CHATTANOOGA (WRCB)- The time is up for temporary federal funding on a program designed to fight crime in Chattanooga.

Washington ended its part of the 'Weed and Seed' program in September. Now the city is hoping to step in and help.

Since it lost federal funding, the program now goes by 'East Chattanooga Improvement Inc.'

A different name, yes, but the mission is the same.

"We're not slowing down, we're not stopping," says Dana Kinamore.

Kinamore is the youth director for what is now known as East Chattanooga Improvement Inc. The name is so new, the signs have not been changed yet.

She grew up in Chattanooga's Orchard Knob community.

"I can remember walking to school and all the neighbors would look out for me as I went back and forth to school," Kinamore says. "We were a community, we were a village raising children."

She says local communities need to get back to that mindset. Even though Weed and Seed is gone, supporters continue to provide outreach program to tackle violence and health issues.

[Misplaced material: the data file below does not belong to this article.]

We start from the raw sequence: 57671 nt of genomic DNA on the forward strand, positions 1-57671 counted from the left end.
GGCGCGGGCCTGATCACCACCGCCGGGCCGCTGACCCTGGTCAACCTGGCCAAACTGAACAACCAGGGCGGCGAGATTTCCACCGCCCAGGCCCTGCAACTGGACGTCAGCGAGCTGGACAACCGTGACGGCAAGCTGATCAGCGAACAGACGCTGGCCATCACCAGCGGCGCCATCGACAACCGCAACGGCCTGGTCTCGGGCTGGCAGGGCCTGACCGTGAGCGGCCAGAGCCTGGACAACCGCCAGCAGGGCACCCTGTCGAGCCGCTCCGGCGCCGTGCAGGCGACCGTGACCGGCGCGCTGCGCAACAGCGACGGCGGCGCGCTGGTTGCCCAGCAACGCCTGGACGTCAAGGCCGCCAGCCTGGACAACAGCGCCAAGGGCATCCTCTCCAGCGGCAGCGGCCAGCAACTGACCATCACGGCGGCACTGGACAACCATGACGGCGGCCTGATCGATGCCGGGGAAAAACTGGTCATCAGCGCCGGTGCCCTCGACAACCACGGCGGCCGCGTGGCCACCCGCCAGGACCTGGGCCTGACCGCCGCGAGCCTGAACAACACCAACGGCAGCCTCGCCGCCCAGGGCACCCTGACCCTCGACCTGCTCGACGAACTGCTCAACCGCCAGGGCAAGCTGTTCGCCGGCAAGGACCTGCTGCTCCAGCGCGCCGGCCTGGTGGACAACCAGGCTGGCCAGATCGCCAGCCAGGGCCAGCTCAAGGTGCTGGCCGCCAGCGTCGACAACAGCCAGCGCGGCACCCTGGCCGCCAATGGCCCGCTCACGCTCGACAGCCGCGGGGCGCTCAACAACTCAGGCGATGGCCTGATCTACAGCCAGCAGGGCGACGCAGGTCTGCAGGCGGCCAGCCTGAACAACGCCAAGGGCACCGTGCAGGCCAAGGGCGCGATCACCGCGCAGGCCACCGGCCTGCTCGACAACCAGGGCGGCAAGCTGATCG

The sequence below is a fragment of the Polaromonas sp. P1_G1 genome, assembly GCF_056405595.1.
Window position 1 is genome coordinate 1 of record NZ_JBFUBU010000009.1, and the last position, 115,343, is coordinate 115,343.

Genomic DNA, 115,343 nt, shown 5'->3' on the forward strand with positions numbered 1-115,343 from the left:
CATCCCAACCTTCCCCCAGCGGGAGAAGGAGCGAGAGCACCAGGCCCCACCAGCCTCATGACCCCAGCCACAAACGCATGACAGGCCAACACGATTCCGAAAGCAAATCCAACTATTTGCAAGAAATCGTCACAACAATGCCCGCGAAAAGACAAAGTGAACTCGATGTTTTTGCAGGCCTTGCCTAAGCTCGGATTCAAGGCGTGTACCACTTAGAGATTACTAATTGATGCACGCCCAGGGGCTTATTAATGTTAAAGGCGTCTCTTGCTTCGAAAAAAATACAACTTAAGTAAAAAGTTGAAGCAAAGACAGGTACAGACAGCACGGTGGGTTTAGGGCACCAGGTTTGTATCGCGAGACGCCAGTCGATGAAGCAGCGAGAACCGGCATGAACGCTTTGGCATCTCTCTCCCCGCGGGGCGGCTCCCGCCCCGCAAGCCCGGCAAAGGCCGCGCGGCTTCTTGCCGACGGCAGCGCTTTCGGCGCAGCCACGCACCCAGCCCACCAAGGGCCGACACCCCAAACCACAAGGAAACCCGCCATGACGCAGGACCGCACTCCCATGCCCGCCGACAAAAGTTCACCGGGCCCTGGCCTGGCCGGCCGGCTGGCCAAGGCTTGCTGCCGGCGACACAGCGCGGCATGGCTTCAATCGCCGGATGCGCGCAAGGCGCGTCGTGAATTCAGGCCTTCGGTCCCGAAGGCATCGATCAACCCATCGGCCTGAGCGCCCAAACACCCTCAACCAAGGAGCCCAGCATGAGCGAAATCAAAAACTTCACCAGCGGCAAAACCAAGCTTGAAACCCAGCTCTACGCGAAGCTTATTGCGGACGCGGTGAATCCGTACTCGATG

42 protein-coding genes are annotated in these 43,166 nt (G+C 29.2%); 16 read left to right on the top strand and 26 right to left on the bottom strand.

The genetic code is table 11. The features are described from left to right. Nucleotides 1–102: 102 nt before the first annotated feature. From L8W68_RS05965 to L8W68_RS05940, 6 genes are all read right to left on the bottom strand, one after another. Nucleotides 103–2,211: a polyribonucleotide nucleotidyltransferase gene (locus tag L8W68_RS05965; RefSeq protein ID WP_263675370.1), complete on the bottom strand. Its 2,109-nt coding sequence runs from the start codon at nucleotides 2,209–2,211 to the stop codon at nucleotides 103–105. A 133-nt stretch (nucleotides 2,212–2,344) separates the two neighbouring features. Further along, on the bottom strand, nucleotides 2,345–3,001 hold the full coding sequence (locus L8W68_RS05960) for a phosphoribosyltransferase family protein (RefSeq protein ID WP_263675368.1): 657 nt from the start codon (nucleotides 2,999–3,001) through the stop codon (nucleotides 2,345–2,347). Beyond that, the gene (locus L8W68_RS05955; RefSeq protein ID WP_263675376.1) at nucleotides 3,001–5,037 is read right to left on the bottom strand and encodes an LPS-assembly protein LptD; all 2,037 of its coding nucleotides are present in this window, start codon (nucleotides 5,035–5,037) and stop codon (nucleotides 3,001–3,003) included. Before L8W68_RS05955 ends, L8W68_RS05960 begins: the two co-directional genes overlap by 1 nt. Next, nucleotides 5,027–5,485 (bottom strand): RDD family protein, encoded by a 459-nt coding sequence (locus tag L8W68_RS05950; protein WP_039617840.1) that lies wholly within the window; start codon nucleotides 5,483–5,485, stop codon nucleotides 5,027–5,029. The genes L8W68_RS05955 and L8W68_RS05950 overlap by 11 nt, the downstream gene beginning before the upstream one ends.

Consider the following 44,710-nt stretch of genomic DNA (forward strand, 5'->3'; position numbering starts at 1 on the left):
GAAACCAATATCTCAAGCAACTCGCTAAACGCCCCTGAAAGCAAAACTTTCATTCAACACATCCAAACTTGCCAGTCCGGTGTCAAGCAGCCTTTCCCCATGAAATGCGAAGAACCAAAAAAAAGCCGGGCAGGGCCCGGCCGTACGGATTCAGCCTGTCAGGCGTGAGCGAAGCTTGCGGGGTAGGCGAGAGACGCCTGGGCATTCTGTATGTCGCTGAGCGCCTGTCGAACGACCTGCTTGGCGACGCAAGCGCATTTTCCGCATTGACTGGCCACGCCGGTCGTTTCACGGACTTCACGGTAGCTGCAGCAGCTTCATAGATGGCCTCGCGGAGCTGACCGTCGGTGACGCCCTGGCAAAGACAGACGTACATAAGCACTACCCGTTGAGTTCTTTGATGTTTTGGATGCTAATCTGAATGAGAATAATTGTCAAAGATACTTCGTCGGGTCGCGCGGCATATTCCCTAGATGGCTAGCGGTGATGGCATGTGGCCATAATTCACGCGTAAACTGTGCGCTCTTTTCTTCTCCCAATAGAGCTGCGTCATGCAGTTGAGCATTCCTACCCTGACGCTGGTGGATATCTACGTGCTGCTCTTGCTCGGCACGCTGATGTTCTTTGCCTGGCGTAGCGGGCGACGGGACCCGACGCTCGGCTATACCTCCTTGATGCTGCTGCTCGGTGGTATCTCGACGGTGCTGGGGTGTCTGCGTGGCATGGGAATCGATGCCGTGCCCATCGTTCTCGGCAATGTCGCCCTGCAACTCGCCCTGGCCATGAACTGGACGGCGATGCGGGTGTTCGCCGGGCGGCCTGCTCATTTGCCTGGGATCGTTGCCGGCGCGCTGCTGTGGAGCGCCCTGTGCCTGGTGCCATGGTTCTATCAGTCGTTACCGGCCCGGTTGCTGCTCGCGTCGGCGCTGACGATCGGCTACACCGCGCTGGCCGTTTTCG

"We take any kind of volunteers, any kind of financial funding that anyone wants to give us to maintain, to be able to do what we've been doing for the community here," says Kinamore.

"The Lord never created the ghetto," Lucille Wright says. "He made everything absolutely beautiful."

Wright is one of those volunteers. She is the former president of the Avondale Neighborhood Association.

Over the four years of Weed and Seed she has noticed a big difference.

"People don't stand on the street and openly sell drugs like they used to," she says.

Another key component to Weed and Seed, increased police presence.

"I was able to put two guys on nothing but working Weed and Seed," says Lt. Brian Cotter.

Cotter says funding allowed officers to focus solely on patrolling Weed and Seed neighborhoods. Now that the money is gone, it is more of a challenge. 

"Now what we're going to have to do, in between calls, work on those problems," Cotter says. "We can still get it done, it was just a whole lot easier having that grant money."

"Regardless of whether we get the money or not, we're going to have to keep going," says Wright.

As far as the city stepping in, city council is looking to extend $20,000 in emergency money to the program.

Council members will vote on the issue at Tuesday night's meeting.

Stay with for updates as they become available.